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September 28, 1976


Dooling, District Judge.

The opinion of the court was delivered by: DOOLING


DOOLING, District Judge.

 Plaintiff a New York corporation with its principal place of business in the Eastern District of New York, publishes, among other things anthologies of stories for younger people, each anthology being devoted to a special type of story such as ghost stories, outer-space stories, detective stories, and so on. Twenty-six of the published books are in issue here. All of them were copyrighted at first publication, and it is not denied that the twenty-six copyrights received in evidence as Exhibit 1 were validly issued copyrights and at the time this action was commenced were all in full force and effect and unexpired. The books at first publication were printed on paper of good weight and quality with wide margins and in hard-cover with what is styled in the industry Grade A library binding in heavy buckram. They were sold to the trade at $ 4.08. Plaintiff's sales of its books in hard-cover editions are directed first to all book buyers, and, after the first sales period and after the paperback edition has been authorized, continuing sales of plaintiff's hard-cover edition are directed to schools, libraries and other establishments in which books are subjected to hard use, particularly by younger readers, and have to be sturdy if they are to have a long circulation life.

 Plaintiff's sales of its hard-cover edition are made to a substantial number of dealers to whom defendant has sold its hard-covered copies of the Pocket Books paperback reprint of the same books (as set forth later).

 Commencing with a contract made on May 13, 1964, plaintiff has granted to Pocket Books, Inc. (later the Pocket Books Division of Simon & Schuster, Inc.) the rights to publish paper-bound editions of the twenty-six titles here in issue in English and to sell them at a retail price of 50 cents each throughout the world. The right is granted for a five year period. Plaintiff, in each contract, warranted that it had not granted to anyone any other rights to publish the book in volume form for sale at a retail price of less than $ 1 with the exception of sales to or through book clubs. Royalties were payable at the rate of 1 cent per copy on the first 150,000 copies sold and 1 1/2 cents per copy on all copies sold thereafter; however those rates are based on the assumption that the retail price of the books would be 25 cents; the rate was to be increased proportionately when the retail price was higher than 25 cents. Under the contract it is provided that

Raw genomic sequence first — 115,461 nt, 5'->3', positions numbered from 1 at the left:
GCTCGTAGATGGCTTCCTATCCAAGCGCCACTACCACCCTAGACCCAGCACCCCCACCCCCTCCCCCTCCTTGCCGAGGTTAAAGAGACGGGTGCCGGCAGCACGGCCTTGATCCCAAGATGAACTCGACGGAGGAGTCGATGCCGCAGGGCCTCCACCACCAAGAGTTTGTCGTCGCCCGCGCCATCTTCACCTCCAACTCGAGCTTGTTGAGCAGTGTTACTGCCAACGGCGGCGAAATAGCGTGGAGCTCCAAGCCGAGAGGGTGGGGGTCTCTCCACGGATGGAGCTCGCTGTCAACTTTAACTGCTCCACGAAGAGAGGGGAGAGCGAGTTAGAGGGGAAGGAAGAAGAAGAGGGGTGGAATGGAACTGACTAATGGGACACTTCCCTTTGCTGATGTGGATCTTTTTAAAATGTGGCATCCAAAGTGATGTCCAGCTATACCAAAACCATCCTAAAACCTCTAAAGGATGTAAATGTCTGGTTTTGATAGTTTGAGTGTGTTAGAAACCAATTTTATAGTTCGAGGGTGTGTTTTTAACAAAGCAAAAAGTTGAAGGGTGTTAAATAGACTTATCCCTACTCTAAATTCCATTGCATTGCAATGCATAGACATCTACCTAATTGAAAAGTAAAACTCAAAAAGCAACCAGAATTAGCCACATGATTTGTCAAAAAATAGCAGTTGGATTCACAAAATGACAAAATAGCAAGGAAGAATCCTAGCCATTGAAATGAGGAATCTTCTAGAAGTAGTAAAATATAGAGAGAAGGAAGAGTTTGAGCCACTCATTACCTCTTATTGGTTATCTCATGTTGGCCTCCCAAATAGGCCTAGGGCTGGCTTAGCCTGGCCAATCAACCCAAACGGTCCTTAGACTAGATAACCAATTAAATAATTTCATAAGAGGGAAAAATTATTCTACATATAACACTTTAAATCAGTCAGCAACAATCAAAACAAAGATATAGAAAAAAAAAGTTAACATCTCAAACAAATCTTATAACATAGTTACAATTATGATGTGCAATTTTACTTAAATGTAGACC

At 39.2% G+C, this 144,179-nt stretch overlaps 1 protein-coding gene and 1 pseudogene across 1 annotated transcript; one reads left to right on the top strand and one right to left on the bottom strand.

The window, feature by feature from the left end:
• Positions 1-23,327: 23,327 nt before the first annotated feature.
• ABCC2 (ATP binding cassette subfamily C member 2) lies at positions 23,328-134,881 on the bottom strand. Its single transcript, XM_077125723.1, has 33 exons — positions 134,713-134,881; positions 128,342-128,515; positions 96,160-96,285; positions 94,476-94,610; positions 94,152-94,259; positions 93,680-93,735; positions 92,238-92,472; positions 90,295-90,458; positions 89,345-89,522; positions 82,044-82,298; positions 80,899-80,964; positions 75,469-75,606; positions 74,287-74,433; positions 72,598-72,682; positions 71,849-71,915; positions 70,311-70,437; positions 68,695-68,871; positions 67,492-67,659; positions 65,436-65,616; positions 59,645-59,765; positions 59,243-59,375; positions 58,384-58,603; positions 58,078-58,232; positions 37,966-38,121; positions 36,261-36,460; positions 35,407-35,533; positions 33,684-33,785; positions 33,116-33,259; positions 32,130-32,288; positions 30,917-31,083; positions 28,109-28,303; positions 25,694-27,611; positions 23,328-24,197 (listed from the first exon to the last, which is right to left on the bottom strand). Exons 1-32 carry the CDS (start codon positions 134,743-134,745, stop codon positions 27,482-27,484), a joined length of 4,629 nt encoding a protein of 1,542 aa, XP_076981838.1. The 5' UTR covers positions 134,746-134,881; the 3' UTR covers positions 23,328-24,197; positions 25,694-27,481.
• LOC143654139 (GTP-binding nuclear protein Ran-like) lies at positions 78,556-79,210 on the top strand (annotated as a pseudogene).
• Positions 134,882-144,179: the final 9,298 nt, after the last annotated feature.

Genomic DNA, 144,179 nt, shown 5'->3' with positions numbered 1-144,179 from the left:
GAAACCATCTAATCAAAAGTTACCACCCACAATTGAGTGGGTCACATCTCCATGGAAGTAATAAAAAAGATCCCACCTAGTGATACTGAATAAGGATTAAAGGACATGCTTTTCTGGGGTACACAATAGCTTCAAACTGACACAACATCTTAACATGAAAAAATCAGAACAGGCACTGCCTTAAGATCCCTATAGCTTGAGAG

"The Buyer agrees not to change the title or text of The Book without written permission from The Seller, except that The Buyer may, at his option, use or not use illustrations from the jacket or text of the trade edition provided such illustrations are the property of The Seller. The Buyer agrees to print on the verso of the title page of each and every copy of The Book which The Buyer may print the copyright notice supplied by The Seller, or, in the absence of special instructions, the copyright notice identically as found in the copy of The Book furnished by The Seller. The Seller warrants that copyright validly exists in the exclusive territories covered by this agreement, that the same will continue unimpaired during the term of this agreement, and that it will be seasonably renewed prior to expiration thereof during said term."

 Quite apart from the paperback rights granted to Pocket Books, plaintiff has from time to time sold unbound printers sheets of the texts of such books as are here in issue to Bound-to-Stay-Bound Books to be bound in hard covers of library quality by the buyers on the condition that they would be sold at a price of $ 4.08 or more.

 The Pocket Book editions of plaintiff's stories are re-prints; they are in different type on a smaller page and on an inferior paper of lighter weight. However, they are complete reprints, although with a different title page arrangement and usually with a picture on the paperback cover that is original with Pocket Books. The book covers bear the line "A Lantern Press Book" with the Lantern Press symbol (a lantern on a book). On the title page above the line saying "Published by Pocketbooks. New York" appears the legend "A Lantern Press Book" with the Lantern Press symbol. On the copyright page the original title of the book is given and it is stated that the book is "A Lantern Press Book, published by Pocketbooks." At the foot of the page is the copyright notice, the copyright being that of Lantern Press, Inc. The next line reads "This Lantern Press Book is published by arrangement with Lantern Press, Inc."